Tess of the D’Urbervilles was a controversial book when it was published in 1891, because Hardy subtitled it “A Pure Woman.” This subtitle caused an uproar with the Victorians. Hardy’s message is strongly against the societal and religious laws that would condemn Tess.
Another aspect of the novel that I found more interesting this time through is that it depicts a rural way of life that is long gone. Although many of Hardy’s novels are rurally based, this one has more about the customs, work, and lifestyle as we follow Tess from one workplace to another than any of his novels except Far from the Madding Crowd. Tess’ father is a freeholder, a step up from a migrant farm worker, one whose family has leased the same land for generations. But when John Durbeyfield dies, the lease is up, and his widow and family are abruptly evicted so that the landlord can make room for someone who works for him. Such activities, Hardy makes clear, are the root cause of people migrating from the country to towns and cities, not that they were unsatisfied with country life.
Years after reading this novel last, I still became thoroughly engrossed in the story. It is a powerful one, poetically written, with gorgeous descriptions of the countryside and vivid imagery. I just love this novel.
This collection features writers the likes of Arthur Conan Doyle, G. K. Chesterton, Margery Allingham, and Ethel Lina White. Some of the stories are ingenious, and one is an amusing satire of the genre.
The satire was the story that most stood out, “The Murder at the Towers” by E. V. Knox. Just the first sentence gives a sense of it:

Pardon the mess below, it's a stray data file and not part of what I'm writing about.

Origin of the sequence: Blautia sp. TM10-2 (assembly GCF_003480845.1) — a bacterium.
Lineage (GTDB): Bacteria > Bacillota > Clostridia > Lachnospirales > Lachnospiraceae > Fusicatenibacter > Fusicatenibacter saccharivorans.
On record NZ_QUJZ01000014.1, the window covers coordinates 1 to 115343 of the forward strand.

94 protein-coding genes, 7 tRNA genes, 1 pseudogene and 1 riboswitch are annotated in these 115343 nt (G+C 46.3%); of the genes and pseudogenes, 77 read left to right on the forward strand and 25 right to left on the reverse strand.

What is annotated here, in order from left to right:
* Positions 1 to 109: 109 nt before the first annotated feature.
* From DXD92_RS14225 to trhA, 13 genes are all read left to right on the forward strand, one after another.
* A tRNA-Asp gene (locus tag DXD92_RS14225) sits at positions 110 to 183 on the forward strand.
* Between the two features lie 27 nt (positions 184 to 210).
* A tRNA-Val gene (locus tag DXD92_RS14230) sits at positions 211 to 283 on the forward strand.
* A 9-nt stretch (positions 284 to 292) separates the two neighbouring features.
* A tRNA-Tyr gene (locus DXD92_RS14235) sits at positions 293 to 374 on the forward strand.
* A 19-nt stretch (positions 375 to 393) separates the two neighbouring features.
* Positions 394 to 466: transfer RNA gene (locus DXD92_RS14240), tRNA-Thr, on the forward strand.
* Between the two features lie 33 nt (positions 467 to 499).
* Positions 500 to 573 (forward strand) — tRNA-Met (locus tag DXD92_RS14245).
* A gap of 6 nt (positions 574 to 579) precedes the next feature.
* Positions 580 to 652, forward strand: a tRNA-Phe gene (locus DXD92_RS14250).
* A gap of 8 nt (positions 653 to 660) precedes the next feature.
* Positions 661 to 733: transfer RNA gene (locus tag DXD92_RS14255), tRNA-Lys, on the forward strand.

Mr. Ponderby-Wilkins was a man so rich, so ugly, so cross, and so old, that even the stupidest reader could not expect him to survive any longer than Chapter 1.”
And he doesn’t. Mr. Ponderby-Wilkins is found hanging from a tree, suspended by a muffler. His guests decide to “go on playing tennis as reverently as possible” until the detective arrives. When the detective, Bletherby Marge, arrives, he is described as a person who is sometimes mistaken for a baboon. The story continues on to turn the genre on its head.
“The Copper Beeches” by Arthur Conan Doyle is the only story I had previously read. Miss Hunter comes to consult Sherlock Holmes about an unusual offer of employment. She has been offered a job as governess at an inflated wage under the condition she bob her hair. Holmes advises her to take the position but promises to come immediately to her assistance if she summons him. She soon does and explains she has been asked to put on a certain blue dress and sit with her back to the window. Holmes immediately realizes he can prevent a crime.